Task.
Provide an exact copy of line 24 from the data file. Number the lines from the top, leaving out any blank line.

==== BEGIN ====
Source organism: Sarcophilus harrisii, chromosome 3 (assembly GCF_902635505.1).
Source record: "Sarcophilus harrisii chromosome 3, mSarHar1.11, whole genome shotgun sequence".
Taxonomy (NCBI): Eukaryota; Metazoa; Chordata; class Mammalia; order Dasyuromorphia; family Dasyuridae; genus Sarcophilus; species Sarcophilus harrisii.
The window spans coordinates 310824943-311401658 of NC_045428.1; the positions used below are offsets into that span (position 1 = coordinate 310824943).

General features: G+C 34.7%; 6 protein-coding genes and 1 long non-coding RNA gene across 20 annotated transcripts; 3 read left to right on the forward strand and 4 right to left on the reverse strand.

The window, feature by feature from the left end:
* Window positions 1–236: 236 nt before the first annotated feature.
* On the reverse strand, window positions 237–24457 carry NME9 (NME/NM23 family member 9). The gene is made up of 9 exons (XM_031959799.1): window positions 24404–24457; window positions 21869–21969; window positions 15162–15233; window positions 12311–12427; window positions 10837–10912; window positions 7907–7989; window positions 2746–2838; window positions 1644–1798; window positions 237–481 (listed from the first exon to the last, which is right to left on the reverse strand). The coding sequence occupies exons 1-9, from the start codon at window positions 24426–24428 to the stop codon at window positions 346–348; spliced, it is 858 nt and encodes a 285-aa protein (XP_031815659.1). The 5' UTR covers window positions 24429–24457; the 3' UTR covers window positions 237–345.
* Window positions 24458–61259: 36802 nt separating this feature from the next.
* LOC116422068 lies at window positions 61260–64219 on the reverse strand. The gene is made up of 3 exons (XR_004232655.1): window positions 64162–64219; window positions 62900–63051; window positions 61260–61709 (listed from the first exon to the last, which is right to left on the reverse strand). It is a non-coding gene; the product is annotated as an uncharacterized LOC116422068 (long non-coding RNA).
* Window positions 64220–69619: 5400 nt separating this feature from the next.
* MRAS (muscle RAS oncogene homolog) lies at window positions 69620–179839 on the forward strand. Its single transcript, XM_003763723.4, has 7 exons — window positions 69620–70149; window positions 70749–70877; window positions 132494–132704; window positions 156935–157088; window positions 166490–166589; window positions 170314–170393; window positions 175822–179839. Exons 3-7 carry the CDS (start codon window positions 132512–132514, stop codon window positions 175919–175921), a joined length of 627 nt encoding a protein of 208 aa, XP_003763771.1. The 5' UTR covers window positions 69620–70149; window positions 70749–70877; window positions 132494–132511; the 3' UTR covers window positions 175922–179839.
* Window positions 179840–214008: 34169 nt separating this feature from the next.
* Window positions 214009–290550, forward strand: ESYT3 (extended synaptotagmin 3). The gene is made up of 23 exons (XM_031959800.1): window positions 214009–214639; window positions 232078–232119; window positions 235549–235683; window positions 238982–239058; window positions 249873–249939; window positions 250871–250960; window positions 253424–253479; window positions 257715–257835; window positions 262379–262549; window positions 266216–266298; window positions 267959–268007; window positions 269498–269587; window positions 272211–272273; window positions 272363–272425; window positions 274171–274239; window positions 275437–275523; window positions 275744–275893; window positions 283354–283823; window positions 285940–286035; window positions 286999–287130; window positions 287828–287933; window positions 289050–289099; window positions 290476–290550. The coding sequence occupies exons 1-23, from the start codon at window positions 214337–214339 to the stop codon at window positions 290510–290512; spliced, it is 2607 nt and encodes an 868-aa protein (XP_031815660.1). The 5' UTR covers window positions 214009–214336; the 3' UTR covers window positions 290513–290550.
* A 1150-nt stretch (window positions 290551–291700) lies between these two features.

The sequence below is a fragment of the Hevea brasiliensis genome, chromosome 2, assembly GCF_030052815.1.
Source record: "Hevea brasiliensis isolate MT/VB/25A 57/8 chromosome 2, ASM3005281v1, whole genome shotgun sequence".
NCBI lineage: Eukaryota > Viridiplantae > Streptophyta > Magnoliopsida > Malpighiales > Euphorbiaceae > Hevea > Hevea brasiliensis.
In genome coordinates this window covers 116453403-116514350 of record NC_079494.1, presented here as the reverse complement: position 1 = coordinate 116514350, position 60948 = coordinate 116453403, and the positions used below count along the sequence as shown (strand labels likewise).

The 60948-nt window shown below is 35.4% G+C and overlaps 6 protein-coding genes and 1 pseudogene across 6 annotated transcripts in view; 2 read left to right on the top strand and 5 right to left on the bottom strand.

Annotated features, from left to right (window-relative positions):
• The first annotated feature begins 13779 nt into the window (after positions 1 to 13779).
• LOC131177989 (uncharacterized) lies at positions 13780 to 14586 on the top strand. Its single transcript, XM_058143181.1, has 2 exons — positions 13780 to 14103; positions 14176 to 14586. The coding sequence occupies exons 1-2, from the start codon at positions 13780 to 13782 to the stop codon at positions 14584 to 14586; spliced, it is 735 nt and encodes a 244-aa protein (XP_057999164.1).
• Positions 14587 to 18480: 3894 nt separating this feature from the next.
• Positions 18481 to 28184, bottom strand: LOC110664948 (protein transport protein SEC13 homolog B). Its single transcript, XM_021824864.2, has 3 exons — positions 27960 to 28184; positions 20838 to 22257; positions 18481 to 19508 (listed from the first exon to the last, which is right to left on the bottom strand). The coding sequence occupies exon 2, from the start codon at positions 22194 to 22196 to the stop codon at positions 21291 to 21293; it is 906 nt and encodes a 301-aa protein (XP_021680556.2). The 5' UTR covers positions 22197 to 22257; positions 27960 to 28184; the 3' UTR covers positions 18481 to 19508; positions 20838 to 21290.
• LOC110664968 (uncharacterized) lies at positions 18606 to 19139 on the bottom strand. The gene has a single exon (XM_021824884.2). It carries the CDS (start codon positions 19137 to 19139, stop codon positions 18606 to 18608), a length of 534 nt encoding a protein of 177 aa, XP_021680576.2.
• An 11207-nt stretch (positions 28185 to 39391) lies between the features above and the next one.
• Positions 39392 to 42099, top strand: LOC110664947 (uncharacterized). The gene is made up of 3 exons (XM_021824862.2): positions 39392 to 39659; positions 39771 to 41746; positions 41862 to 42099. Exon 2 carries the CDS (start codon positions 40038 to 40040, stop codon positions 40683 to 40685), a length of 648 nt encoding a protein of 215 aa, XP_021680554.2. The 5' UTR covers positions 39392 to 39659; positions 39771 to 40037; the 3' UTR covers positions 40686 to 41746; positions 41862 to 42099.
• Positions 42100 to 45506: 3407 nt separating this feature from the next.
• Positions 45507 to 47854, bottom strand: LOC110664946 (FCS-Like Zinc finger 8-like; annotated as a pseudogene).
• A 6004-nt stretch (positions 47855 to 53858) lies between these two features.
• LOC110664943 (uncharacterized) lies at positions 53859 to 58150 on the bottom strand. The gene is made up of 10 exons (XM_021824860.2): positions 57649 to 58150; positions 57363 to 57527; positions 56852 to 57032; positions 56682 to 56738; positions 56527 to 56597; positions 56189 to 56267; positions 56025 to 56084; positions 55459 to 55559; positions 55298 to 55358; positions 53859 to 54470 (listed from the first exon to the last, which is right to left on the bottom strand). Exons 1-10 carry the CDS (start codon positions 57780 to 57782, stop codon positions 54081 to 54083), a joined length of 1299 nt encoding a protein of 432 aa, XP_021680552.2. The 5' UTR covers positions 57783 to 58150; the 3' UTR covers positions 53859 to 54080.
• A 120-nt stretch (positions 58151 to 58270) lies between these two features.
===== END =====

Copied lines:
• Positions 14587 to 18480: 3894 nt separating this feature from the next.